It’s been speculated that we’re living in the Golden Age of Fraud. Online banking and shopping are the norm, and millions of stolen credit card numbers float around the dark web. Workplace interactions are increasingly moving online as well, with a predictable result: Scam artists are exploring avenues to exploit the remote-work revolution.
The FBI issued a warning June 28 that complaints are rolling in about a scheme in which fraudulent candidates apply for remote-work positions and use deepfake technology to hide their identity during the video interview process. While the reported attempts so far have been foiled, the FBI said its presumption is that hackers are hoping to secure the position, gain access to company logins and steal sensitive customer and client information.
Deepfake technology uses artificial intelligence to create convincing, synthetic media. Through this tech, fake job applicants can use an overlay of a different individual’s face to conduct the video interview using a different identity. While the notion may sound ridiculous, deepfakes can be alarmingly realistic.
Fraudsters have been targeting mainly tech-heavy jobs, Brian Blauser, a supervisory special agent with the FBI, told HR Dive. These include information technology, engineering, database management and other roles that would likely require access to private information.
Because most industries collect some kind of private data from users — be it financial or identity information — many organizations are likely to be targeted. “Really, any company that has [personally identifiable information] on its system is probably going to be a target at some point down the road,” Blauser said.
Still, there are a few ways HR pros can weed out the frauds and keep their companies safe.
Pay close attention during video interviews
As mentioned, deepfake media can be surprisingly convincing — but there are some tell-tale signs to look out for. In the case of interviews that have been reported to the FBI, voice spoofing and deepfake voice technology seem to have been used as well. Sometimes, there appears to be something “off” during these interviews. The lip movements and audio of a person on screen may differ slightly, like a bad lip sync. The interviewer may hear a cough or sneeze without seeing it happen on screen, Blauser noted. If something feels a bit too uncanny, interviewers should follow their intuition, he said.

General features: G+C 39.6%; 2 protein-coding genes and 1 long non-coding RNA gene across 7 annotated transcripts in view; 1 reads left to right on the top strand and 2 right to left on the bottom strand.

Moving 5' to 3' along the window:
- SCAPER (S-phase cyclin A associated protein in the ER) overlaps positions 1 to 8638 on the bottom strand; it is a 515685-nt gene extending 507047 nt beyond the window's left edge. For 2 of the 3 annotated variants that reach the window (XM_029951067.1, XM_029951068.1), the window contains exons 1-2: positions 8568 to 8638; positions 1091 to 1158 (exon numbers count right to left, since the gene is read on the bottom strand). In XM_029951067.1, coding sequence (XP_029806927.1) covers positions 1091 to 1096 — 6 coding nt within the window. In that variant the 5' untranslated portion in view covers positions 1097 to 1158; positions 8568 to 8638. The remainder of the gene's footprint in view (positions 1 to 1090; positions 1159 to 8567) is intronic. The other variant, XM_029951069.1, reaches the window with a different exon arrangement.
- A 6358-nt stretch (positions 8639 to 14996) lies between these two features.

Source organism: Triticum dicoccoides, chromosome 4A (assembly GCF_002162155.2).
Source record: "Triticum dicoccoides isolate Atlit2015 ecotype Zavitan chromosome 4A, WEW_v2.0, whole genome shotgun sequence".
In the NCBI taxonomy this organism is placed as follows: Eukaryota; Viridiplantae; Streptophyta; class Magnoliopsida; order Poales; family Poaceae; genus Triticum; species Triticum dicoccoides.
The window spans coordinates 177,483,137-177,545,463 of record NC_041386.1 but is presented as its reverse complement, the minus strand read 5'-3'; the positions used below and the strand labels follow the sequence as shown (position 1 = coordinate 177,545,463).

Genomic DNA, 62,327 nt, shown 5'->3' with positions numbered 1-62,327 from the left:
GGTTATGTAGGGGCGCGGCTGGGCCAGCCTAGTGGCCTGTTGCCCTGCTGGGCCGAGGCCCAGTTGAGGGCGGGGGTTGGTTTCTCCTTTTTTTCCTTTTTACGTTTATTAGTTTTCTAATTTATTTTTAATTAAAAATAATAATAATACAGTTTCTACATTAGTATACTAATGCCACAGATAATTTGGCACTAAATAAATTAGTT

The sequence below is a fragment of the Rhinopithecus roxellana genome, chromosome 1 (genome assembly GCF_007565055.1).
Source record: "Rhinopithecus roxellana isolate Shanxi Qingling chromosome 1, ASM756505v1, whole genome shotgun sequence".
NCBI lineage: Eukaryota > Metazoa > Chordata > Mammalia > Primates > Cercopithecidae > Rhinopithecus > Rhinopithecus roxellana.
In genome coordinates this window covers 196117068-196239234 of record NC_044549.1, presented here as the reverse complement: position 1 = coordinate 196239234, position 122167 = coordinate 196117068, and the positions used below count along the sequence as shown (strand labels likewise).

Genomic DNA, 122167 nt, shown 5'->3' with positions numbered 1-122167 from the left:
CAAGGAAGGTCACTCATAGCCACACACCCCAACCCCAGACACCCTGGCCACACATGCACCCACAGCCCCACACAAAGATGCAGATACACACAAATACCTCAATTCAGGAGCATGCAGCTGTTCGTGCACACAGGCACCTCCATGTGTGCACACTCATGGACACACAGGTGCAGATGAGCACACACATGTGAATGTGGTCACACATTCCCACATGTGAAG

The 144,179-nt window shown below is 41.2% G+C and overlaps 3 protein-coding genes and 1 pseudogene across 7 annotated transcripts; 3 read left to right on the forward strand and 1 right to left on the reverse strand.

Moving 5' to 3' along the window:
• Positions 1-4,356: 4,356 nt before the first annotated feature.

The MIT Media Lab created a website to help people practice deepfake identification. It also put out a checklist of video elements to observe closely, drawing attention to fine details such as skin texture, shadows and whether or not glasses have a glare. Companies like Microsoft have also come out with software that can detect deepfakes.
Employers can do some additional research and invest in training to help spot deepfake technology, which may continue to have implications for the workplace as it becomes more sophisticated and widespread.
Exercise due diligence in checking documents
With HR sometimes under the wire to rapidly recruit, it may be tempting to skip or delay some identity verification steps and quickly onboard a new hire. This would be a mistake, Blauser said.
Follow through on background checks and other identification processes the company has in place before providing access to secure company databases and client information. If the process results in errors, like a social security number or date of birth that doesn’t quite match up as expected, pause the hiring process and ensure the error is an honest one — and is corrected — before moving forward, he recommended.
Even paying attention to social media profiles can help. “Go look at their LinkedIn profile and see if it matches [the information provided],” Blauser said. “I know the bad guys can create LinkedIn profiles pretty easily. But you know, if you happen to know somebody in the same network or whatever, reach out to that person [and ask], ‘Hey, do you know this guy or gal?’ Don’t be afraid to ask questions.”
If possible, conduct at least one in-person interview
Finally, employers can side-step the threat of an online fraudster by requiring at least one in-person interview — or using in-person interviews as much as possible, Blauser suggested. If a candidate appears to be in the same city or area, requiring an in-person interview may be an easy lift. If the candidate is from outside the region, it may be worth discussing the budgetary potential of flying them in. Even mentioning an in-person interview may scare off a potential fraudster.
“That’s obviously going to be problematic for a deepfake — they can’t come in in-person,” Blauser said. “They’re not going to jump to that level of obfuscation of their identity. So that’s going to take care of the problem.”
While the issue of deepfake job applicants is only just emerging, Blauser said, HR pros should be vigilant. “It’s hitting our radar a little more regularly now,” he said. “So we just wanted to try to get in front of it and make the industry aware of it.”